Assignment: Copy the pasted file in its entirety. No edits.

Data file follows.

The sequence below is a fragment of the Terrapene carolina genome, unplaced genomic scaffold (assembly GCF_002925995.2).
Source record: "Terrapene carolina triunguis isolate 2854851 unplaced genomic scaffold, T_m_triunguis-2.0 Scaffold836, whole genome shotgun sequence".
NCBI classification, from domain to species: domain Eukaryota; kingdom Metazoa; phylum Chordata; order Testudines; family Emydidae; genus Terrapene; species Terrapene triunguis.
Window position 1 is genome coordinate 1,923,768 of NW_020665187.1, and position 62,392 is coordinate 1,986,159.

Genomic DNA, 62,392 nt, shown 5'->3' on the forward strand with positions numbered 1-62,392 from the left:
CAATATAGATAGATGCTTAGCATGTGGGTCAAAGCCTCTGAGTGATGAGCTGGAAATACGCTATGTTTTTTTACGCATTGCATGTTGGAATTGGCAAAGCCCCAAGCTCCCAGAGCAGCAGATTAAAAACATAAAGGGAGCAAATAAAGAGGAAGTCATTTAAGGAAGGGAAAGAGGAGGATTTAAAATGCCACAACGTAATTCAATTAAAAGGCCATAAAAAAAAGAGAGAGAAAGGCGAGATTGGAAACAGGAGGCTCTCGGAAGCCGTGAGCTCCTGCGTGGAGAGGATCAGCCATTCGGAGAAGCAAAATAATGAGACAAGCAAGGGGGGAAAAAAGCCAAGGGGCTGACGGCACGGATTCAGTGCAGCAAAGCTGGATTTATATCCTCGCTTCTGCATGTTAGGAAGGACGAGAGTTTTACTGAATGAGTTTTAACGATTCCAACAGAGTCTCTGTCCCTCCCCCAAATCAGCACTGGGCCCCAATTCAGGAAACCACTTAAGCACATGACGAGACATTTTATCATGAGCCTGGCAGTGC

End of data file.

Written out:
The sequence below is a fragment of the Terrapene carolina genome, unplaced genomic scaffold (assembly GCF_002925995.2).
Source record: "Terrapene carolina triunguis isolate 2854851 unplaced genomic scaffold, T_m_triunguis-2.0 Scaffold836, whole genome shotgun sequence".
NCBI classification, from domain to species: domain Eukaryota; kingdom Metazoa; phylum Chordata; order Testudines; family Emydidae; genus Terrapene; species Terrapene triunguis.
Window position 1 is genome coordinate 1,923,768 of NW_020665187.1, and position 62,392 is coordinate 1,986,159.

Genomic DNA, 62,392 nt, shown 5'->3' on the forward strand with positions numbered 1-62,392 from the left:
CAATATAGATAGATGCTTAGCATGTGGGTCAAAGCCTCTGAGTGATGAGCTGGAAATACGCTATGTTTTTTTACGCATTGCATGTTGGAATTGGCAAAGCCCCAAGCTCCCAGAGCAGCAGATTAAAAACATAAAGGGAGCAAATAAAGAGGAAGTCATTTAAGGAAGGGAAAGAGGAGGATTTAAAATGCCACAACGTAATTCAATTAAAAGGCCATAAAAAAAAGAGAGAGAAAGGCGAGATTGGAAACAGGAGGCTCTCGGAAGCCGTGAGCTCCTGCGTGGAGAGGATCAGCCATTCGGAGAAGCAAAATAATGAGACAAGCAAGGGGGGAAAAAAGCCAAGGGGCTGACGGCACGGATTCAGTGCAGCAAAGCTGGATTTATATCCTCGCTTCTGCATGTTAGGAAGGACGAGAGTTTTACTGAATGAGTTTTAACGATTCCAACAGAGTCTCTGTCCCTCCCCCAAATCAGCACTGGGCCCCAATTCAGGAAACCACTTAAGCACATGACGAGACATTTTATCATGAGCCTGGCAGTGC